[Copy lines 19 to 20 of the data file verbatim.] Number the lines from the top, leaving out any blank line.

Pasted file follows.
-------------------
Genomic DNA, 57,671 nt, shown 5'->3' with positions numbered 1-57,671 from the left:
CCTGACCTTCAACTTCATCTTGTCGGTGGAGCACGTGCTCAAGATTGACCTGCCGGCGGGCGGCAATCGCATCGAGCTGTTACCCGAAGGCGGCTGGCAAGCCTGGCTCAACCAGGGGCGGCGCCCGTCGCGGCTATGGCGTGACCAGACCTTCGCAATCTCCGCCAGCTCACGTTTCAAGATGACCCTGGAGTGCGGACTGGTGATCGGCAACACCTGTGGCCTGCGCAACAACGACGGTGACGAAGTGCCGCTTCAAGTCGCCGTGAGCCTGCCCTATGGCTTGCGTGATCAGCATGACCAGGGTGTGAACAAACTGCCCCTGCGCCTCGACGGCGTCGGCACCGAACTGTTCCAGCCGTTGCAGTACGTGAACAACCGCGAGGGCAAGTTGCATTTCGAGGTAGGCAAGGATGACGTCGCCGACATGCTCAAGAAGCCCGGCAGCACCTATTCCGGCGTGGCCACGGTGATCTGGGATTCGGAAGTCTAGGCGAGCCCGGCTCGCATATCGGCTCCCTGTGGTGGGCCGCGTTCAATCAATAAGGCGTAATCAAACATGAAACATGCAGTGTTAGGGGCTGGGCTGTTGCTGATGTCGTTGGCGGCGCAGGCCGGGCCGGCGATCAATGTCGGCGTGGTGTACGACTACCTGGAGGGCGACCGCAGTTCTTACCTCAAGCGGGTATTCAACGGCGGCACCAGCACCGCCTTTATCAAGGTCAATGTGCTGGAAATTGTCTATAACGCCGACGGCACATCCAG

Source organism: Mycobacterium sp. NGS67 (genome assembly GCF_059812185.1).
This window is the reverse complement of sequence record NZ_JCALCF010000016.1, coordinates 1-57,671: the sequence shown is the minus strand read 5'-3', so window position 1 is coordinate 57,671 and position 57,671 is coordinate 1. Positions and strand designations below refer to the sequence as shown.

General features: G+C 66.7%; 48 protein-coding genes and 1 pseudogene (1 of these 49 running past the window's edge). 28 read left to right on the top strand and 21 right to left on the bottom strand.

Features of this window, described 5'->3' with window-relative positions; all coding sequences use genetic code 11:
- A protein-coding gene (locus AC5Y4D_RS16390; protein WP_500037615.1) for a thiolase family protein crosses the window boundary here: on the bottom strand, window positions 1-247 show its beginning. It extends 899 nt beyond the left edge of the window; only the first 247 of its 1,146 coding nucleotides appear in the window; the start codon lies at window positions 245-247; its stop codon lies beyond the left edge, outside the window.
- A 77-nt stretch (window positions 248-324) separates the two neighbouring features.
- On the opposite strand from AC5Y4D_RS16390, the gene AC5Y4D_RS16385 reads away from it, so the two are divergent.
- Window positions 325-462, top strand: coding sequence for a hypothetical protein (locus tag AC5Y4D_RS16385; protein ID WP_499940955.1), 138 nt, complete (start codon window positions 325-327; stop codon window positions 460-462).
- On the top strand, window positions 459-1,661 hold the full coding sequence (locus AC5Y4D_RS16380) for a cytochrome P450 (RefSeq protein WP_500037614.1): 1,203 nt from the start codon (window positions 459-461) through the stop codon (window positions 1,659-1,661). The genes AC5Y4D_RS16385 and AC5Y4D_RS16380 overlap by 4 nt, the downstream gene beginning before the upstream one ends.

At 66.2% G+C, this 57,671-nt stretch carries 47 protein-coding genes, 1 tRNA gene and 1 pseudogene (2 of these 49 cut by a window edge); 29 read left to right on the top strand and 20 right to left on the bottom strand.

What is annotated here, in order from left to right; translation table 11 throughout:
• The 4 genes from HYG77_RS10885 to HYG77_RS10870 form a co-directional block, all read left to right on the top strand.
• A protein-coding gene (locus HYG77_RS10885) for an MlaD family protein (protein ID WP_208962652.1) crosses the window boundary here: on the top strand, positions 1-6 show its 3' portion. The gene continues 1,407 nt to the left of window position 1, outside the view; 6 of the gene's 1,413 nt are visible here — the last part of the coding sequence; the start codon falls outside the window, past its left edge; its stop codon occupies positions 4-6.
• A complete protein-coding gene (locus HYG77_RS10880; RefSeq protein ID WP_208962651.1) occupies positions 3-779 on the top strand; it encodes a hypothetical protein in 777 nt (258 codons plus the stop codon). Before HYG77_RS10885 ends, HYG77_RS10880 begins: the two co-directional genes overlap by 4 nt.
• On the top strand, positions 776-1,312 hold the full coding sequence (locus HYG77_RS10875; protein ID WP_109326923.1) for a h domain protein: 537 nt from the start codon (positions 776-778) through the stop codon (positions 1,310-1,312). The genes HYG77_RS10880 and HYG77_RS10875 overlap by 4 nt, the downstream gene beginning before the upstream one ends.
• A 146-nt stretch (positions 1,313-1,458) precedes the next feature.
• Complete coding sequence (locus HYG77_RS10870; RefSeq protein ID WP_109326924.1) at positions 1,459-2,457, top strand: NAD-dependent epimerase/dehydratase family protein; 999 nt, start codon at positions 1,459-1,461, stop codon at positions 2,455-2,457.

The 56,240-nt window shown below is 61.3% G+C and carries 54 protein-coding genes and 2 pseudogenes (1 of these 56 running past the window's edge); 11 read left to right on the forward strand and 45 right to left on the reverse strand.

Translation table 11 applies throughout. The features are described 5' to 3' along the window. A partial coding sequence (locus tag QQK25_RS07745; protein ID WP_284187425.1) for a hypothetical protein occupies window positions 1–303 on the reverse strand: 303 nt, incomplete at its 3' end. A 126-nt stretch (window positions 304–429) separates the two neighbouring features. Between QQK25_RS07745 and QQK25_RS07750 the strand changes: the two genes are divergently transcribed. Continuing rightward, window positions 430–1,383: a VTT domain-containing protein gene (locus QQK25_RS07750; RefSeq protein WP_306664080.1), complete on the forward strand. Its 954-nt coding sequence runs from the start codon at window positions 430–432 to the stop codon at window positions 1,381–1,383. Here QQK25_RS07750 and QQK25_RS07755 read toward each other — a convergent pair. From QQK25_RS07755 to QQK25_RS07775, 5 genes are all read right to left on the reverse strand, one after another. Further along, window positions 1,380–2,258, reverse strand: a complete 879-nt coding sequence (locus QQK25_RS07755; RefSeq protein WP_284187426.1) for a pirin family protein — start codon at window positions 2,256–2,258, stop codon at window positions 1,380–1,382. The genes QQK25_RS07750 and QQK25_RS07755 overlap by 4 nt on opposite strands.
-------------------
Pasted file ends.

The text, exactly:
• Complete coding sequence (locus HYG77_RS10870; RefSeq protein ID WP_109326924.1) at positions 1,459-2,457, top strand: NAD-dependent epimerase/dehydratase family protein; 999 nt, start codon at positions 1,459-1,461, stop codon at positions 2,455-2,457.

The 56,240-nt window shown below is 61.3% G+C and carries 54 protein-coding genes and 2 pseudogenes (1 of these 56 running past the window's edge); 11 read left to right on the forward strand and 45 right to left on the reverse strand.